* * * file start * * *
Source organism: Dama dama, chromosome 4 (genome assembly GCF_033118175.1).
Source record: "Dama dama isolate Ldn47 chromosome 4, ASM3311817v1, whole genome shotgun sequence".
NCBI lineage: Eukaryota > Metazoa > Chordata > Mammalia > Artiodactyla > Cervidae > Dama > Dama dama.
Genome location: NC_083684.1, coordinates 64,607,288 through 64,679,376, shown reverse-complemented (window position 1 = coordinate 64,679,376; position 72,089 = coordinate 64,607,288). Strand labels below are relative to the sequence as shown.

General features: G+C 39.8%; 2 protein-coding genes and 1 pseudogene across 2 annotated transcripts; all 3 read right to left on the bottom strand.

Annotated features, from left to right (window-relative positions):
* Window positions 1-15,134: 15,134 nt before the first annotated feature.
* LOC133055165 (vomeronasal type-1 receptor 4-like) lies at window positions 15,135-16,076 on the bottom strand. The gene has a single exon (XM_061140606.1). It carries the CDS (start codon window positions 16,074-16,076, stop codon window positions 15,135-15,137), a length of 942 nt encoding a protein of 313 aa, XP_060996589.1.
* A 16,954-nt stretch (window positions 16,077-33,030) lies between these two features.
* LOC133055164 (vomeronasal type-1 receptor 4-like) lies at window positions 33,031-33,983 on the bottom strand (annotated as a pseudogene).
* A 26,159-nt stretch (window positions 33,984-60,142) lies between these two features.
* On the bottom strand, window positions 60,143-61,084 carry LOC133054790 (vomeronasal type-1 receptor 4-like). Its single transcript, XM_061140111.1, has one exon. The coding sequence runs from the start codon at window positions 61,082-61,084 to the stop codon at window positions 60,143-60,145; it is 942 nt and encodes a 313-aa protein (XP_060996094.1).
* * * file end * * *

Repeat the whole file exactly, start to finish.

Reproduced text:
Source organism: Dama dama, chromosome 4 (genome assembly GCF_033118175.1).
Source record: "Dama dama isolate Ldn47 chromosome 4, ASM3311817v1, whole genome shotgun sequence".
NCBI lineage: Eukaryota > Metazoa > Chordata > Mammalia > Artiodactyla > Cervidae > Dama > Dama dama.
Genome location: NC_083684.1, coordinates 64,607,288 through 64,679,376, shown reverse-complemented (window position 1 = coordinate 64,679,376; position 72,089 = coordinate 64,607,288). Strand labels below are relative to the sequence as shown.

General features: G+C 39.8%; 2 protein-coding genes and 1 pseudogene across 2 annotated transcripts; all 3 read right to left on the bottom strand.

Annotated features, from left to right (window-relative positions):
* Window positions 1-15,134: 15,134 nt before the first annotated feature.
* LOC133055165 (vomeronasal type-1 receptor 4-like) lies at window positions 15,135-16,076 on the bottom strand. The gene has a single exon (XM_061140606.1). It carries the CDS (start codon window positions 16,074-16,076, stop codon window positions 15,135-15,137), a length of 942 nt encoding a protein of 313 aa, XP_060996589.1.
* A 16,954-nt stretch (window positions 16,077-33,030) lies between these two features.
* LOC133055164 (vomeronasal type-1 receptor 4-like) lies at window positions 33,031-33,983 on the bottom strand (annotated as a pseudogene).
* A 26,159-nt stretch (window positions 33,984-60,142) lies between these two features.
* On the bottom strand, window positions 60,143-61,084 carry LOC133054790 (vomeronasal type-1 receptor 4-like). Its single transcript, XM_061140111.1, has one exon. The coding sequence runs from the start codon at window positions 61,082-61,084 to the stop codon at window positions 60,143-60,145; it is 942 nt and encodes a 313-aa protein (XP_060996094.1).